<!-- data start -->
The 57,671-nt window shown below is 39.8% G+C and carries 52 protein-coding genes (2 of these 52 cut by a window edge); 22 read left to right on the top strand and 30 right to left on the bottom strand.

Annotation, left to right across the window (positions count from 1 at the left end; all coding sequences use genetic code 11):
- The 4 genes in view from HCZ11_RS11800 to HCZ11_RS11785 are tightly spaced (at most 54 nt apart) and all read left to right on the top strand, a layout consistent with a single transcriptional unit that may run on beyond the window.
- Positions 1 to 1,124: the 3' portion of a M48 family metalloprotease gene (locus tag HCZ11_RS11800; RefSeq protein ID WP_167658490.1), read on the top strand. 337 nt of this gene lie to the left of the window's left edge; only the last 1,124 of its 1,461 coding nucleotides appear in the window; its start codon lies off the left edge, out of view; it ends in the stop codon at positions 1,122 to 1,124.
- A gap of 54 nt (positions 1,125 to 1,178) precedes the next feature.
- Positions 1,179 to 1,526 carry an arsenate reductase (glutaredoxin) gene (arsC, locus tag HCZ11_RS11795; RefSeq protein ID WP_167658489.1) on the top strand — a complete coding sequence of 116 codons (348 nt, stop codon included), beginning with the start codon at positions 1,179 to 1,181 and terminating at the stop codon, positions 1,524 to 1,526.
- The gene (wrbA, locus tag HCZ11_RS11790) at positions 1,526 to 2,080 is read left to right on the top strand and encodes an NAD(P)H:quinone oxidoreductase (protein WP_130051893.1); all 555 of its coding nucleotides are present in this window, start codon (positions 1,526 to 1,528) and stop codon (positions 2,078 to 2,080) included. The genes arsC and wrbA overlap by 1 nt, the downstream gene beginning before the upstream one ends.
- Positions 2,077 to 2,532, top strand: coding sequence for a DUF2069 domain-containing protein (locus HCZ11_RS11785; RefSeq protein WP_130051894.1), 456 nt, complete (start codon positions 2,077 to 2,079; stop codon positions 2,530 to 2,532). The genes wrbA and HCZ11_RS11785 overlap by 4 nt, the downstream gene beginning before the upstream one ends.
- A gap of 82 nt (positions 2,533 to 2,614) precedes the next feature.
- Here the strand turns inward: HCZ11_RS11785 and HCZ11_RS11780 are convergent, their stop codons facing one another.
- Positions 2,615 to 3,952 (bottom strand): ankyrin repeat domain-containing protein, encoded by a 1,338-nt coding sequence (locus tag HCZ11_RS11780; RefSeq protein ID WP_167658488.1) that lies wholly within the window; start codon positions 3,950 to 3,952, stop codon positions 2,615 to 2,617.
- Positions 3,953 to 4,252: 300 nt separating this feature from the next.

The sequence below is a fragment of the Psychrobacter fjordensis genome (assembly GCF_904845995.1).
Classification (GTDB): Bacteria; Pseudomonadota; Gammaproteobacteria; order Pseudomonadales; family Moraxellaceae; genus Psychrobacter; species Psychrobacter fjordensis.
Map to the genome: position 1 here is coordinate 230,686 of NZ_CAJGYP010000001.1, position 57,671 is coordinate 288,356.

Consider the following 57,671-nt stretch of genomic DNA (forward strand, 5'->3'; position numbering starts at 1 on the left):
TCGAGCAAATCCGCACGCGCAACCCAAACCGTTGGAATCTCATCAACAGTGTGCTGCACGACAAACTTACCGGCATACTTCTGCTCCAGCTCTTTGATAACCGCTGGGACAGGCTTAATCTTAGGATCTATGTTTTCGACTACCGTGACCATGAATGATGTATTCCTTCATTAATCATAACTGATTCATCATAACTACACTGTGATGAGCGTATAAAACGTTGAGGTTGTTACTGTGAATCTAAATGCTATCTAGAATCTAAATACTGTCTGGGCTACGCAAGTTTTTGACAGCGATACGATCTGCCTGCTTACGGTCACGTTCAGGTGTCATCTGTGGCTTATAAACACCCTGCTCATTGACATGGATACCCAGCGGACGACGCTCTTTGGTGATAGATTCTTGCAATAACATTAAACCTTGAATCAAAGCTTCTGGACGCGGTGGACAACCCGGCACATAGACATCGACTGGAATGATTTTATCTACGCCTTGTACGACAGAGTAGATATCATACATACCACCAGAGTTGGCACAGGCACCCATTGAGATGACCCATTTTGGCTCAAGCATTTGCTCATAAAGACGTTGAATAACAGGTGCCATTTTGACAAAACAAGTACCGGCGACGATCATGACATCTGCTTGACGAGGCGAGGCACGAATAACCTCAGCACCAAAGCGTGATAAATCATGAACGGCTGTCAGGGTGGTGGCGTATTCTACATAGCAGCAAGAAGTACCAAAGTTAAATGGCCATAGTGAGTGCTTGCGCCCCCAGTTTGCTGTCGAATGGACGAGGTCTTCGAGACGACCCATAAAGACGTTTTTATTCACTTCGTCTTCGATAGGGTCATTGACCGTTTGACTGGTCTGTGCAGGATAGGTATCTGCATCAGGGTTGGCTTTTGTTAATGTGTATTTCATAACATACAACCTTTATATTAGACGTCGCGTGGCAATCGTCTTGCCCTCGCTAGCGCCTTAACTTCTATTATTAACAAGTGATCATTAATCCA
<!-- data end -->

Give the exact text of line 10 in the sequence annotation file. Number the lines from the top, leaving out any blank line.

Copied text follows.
- Here the strand turns inward: HCZ11_RS11785 and HCZ11_RS11780 are convergent, their stop codons facing one another.